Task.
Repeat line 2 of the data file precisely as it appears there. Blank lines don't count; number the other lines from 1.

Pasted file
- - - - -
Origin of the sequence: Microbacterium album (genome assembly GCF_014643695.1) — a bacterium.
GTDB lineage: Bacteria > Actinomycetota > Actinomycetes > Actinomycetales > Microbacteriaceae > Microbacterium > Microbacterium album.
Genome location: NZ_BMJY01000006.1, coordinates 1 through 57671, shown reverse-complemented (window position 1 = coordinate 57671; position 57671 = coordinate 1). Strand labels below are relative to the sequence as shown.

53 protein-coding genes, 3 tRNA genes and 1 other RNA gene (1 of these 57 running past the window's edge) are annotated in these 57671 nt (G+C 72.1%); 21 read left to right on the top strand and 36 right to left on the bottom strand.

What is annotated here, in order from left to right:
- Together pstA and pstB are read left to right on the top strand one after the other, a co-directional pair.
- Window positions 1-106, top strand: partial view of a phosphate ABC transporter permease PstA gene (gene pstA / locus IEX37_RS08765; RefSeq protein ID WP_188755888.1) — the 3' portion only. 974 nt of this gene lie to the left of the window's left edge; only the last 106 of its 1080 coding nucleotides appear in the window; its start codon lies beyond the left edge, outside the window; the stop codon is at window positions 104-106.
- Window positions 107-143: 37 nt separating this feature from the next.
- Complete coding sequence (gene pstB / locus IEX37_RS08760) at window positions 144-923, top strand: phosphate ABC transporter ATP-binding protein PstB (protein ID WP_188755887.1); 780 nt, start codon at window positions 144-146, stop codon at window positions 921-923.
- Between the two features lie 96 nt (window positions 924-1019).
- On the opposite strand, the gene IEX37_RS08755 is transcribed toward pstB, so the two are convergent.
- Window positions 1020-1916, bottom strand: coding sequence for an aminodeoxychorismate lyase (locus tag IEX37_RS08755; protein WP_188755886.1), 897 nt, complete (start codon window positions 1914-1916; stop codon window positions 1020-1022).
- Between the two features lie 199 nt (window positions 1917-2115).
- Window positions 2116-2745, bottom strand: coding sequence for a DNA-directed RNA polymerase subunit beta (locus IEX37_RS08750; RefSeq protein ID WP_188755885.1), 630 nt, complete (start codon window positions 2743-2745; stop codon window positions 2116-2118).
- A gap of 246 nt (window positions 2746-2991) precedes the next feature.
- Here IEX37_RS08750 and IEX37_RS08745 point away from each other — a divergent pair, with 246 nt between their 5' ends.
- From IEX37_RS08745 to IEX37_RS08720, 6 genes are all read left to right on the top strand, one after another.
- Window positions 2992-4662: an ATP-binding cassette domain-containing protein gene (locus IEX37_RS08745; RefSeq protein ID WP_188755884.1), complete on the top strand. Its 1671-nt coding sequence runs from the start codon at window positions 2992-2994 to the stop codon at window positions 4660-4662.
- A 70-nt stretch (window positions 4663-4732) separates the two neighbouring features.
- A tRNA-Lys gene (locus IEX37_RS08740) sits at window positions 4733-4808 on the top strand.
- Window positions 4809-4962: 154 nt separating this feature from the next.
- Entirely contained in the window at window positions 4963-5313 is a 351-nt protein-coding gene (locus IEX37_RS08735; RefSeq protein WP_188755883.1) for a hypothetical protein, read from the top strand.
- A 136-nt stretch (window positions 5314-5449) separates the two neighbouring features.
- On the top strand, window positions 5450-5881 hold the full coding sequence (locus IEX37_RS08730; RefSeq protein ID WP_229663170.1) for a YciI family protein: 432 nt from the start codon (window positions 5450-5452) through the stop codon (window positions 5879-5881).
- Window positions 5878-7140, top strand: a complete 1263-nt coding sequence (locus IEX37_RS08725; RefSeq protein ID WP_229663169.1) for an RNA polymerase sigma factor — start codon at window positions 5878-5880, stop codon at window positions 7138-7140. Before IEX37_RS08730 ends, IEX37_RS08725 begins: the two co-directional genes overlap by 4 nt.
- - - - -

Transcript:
GTDB lineage: Bacteria > Actinomycetota > Actinomycetes > Actinomycetales > Microbacteriaceae > Microbacterium > Microbacterium album.